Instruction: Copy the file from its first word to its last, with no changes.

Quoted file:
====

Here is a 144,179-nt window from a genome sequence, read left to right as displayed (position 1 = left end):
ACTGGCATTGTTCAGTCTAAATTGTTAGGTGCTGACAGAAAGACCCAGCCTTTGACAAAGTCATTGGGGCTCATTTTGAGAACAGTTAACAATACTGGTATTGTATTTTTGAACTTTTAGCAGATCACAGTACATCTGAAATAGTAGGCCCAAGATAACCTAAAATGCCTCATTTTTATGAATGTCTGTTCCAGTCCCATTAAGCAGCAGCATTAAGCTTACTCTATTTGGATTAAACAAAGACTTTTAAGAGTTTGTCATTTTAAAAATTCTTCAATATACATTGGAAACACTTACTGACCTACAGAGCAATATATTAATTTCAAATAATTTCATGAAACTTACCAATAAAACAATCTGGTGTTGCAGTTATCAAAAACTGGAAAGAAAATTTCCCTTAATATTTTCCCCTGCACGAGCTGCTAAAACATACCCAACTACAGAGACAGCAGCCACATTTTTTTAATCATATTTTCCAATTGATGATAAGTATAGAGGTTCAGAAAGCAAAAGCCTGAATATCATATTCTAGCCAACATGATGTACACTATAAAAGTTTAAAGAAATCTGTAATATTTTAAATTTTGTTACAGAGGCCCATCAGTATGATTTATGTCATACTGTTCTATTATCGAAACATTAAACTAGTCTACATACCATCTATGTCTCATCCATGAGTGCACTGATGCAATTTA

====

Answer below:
Here is a 144,179-nt window from a genome sequence, read left to right as displayed (position 1 = left end):
ACTGGCATTGTTCAGTCTAAATTGTTAGGTGCTGACAGAAAGACCCAGCCTTTGACAAAGTCATTGGGGCTCATTTTGAGAACAGTTAACAATACTGGTATTGTATTTTTGAACTTTTAGCAGATCACAGTACATCTGAAATAGTAGGCCCAAGATAACCTAAAATGCCTCATTTTTATGAATGTCTGTTCCAGTCCCATTAAGCAGCAGCATTAAGCTTACTCTATTTGGATTAAACAAAGACTTTTAAGAGTTTGTCATTTTAAAAATTCTTCAATATACATTGGAAACACTTACTGACCTACAGAGCAATATATTAATTTCAAATAATTTCATGAAACTTACCAATAAAACAATCTGGTGTTGCAGTTATCAAAAACTGGAAAGAAAATTTCCCTTAATATTTTCCCCTGCACGAGCTGCTAAAACATACCCAACTACAGAGACAGCAGCCACATTTTTTTAATCATATTTTCCAATTGATGATAAGTATAGAGGTTCAGAAAGCAAAAGCCTGAATATCATATTCTAGCCAACATGATGTACACTATAAAAGTTTAAAGAAATCTGTAATATTTTAAATTTTGTTACAGAGGCCCATCAGTATGATTTATGTCATACTGTTCTATTATCGAAACATTAAACTAGTCTACATACCATCTATGTCTCATCCATGAGTGCACTGATGCAATTTA